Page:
Judge Vonda Evans of Detroit made a compassionate speech about racism and police brutality before sentencing former Michigan police officer William Melendez to prison Tuesday for the beating of an unarmed Black man last year.
The former Inkster police officer was sentenced to 13 months to 10 years in prison for the beat-down that left long-time Ford employee Floyd Dent with multiple injuries. The 58-year-old was pulled over by Melendez and partner John Zieleniewski for an alleged traffic violation in January 2015.
After it was discovered Dent was driving with a suspended license, he was thrown out of his car, placed in a chokehold, and punched in the head 16 times by Melendez, Yahoo News reports.
Dash cam footage later showed the officers fist-bumping and congratulating one another. Dent was charged with resisting arrest and drug possession. He claimed a bag of cocaine was planted on him by the officers. The charges were eventually dropped after video of the encounter went public.
The city of Inkster settled with Dent for $1.4 million.
Melendez was convicted of two felonies in November: misconduct in office and assault with intent to do great bodily harm.
Judge Evans’ 30-minute sentencing speech called out the former police officer and deemed the beating “disgusting.”
Via Yahoo News:
“I know that Mr. Dent would give back every dime of his million-dollar settlement to go back to where he was in his life before Jan. 28,” Evans said. “I wonder: What would one-half of that $1.4-million settlement awarded to Mr. Dent have done for the Inkster Police Department, training officers that wanted to serve and not hiring officers that didn’t belong?” If we don’t invest in our police officers, we’re going to see more incidents like the one that I’m presiding over today.” Evans said.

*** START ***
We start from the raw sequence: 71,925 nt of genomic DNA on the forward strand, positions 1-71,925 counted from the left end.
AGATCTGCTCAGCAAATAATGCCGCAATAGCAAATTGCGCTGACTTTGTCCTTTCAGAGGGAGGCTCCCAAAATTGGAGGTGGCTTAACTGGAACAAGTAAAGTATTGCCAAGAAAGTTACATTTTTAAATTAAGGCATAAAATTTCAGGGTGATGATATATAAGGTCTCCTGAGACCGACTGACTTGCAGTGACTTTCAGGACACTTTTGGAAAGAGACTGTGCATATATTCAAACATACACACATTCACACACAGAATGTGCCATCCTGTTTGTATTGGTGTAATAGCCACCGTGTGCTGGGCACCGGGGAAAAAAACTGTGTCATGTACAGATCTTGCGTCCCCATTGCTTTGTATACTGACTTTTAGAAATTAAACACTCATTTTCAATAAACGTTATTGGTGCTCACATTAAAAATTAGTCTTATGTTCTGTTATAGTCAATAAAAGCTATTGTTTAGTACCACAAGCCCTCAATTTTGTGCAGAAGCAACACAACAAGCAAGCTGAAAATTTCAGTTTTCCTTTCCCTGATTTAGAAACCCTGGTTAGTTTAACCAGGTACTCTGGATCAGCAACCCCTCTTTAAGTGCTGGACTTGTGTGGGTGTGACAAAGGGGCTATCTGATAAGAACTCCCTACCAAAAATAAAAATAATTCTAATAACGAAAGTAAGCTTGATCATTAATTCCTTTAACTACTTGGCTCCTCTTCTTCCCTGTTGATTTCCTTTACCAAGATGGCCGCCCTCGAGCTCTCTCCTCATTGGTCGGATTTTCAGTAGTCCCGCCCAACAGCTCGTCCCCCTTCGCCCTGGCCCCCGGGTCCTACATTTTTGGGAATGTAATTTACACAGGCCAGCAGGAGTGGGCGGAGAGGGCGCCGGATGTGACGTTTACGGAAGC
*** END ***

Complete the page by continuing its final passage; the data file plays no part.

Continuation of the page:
“The one image [from this trial] that stood out to the court was looking at Mr. Dent in his cell, shaking his head in disbelief of what had occurred to him,” Evans said in a courtroom video published by local television station WJBK.
“If his conduct was indicative of what he was thinking, I would have thought this: ‘What crime did I commit, being a black man in a Cadillac, stopped for a minor traffic offense by a group of racist police officers looking to do a nigger?’
Melendez apologized to Dent and his family before the sentencing.
The Detroit Free Press reports:
“To Mr. Dent and his family, I am truly sorry that this has caused undue hardships in your personal life,” Melendez said. “And if you have any animosity towards law enforcement, that was not my intention.
Melendez attorney James Thomas said his team plans to appeal the sentencing.
Watch Evan’s powerful speech at the 4:06:18 mark below.